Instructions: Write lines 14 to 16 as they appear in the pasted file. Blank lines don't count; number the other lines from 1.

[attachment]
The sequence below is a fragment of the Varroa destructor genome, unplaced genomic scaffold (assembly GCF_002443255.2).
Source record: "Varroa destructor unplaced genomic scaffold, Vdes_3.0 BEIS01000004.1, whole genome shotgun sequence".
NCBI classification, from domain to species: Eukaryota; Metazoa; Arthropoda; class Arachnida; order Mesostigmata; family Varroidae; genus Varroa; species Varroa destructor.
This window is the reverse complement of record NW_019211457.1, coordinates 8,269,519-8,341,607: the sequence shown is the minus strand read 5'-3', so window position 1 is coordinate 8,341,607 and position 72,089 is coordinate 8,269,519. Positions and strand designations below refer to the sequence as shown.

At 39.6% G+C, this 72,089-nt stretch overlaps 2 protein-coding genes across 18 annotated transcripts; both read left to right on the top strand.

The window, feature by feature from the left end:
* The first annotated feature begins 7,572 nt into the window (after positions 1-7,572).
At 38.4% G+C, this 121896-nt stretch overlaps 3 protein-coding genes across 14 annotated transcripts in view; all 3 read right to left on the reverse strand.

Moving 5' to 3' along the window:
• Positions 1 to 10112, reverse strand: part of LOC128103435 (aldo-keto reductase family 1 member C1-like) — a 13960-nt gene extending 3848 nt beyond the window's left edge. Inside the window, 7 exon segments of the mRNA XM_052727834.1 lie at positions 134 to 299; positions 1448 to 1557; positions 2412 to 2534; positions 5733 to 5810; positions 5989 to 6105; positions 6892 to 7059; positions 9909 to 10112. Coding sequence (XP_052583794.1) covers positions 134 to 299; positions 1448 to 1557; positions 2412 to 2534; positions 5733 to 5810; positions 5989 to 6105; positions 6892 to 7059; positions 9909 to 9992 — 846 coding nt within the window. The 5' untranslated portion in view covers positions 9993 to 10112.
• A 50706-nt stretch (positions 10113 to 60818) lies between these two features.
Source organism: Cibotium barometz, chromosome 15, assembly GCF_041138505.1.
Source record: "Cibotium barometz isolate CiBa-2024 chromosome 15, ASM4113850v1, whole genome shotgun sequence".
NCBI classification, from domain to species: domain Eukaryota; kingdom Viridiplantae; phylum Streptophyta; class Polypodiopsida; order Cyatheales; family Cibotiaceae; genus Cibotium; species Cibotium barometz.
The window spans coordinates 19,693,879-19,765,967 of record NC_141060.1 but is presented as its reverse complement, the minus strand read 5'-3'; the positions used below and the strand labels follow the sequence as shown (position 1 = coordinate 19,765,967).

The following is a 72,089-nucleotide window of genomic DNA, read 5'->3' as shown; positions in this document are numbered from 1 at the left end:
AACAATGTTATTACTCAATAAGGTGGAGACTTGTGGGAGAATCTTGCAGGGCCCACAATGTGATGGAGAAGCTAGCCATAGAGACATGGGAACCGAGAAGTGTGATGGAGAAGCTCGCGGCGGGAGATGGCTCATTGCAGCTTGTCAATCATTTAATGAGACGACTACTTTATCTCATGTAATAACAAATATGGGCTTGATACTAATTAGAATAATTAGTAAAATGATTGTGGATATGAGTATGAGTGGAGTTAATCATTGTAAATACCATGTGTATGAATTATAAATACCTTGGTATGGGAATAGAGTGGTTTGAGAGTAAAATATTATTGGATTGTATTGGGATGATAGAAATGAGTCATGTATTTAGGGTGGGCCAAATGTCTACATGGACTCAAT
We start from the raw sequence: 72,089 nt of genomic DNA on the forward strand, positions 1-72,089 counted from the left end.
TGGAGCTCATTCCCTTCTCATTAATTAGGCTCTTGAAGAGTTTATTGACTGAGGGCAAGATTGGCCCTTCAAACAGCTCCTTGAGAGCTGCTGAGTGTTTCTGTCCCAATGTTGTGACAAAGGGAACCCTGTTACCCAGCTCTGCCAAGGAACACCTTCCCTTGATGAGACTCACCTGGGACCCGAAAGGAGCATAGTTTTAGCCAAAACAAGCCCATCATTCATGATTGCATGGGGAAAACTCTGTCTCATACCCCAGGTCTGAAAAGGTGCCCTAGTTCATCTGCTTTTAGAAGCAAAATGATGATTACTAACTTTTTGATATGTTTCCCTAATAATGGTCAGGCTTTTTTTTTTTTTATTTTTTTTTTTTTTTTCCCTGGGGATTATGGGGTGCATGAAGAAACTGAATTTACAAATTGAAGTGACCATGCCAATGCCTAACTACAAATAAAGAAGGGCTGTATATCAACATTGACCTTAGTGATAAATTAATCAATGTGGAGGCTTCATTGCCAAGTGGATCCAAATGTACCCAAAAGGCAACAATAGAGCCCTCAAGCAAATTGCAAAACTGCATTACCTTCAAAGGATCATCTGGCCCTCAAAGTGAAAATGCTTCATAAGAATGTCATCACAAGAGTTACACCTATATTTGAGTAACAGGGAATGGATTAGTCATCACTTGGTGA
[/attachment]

NCBI classification, from domain to species: domain Eukaryota; kingdom Viridiplantae; phylum Streptophyta; class Polypodiopsida; order Cyatheales; family Cibotiaceae; genus Cibotium; species Cibotium barometz.
The window spans coordinates 19,693,879-19,765,967 of record NC_141060.1 but is presented as its reverse complement, the minus strand read 5'-3'; the positions used below and the strand labels follow the sequence as shown (position 1 = coordinate 19,765,967).

The following is a 72,089-nucleotide window of genomic DNA, read 5'->3' as shown; positions in this document are numbered from 1 at the left end: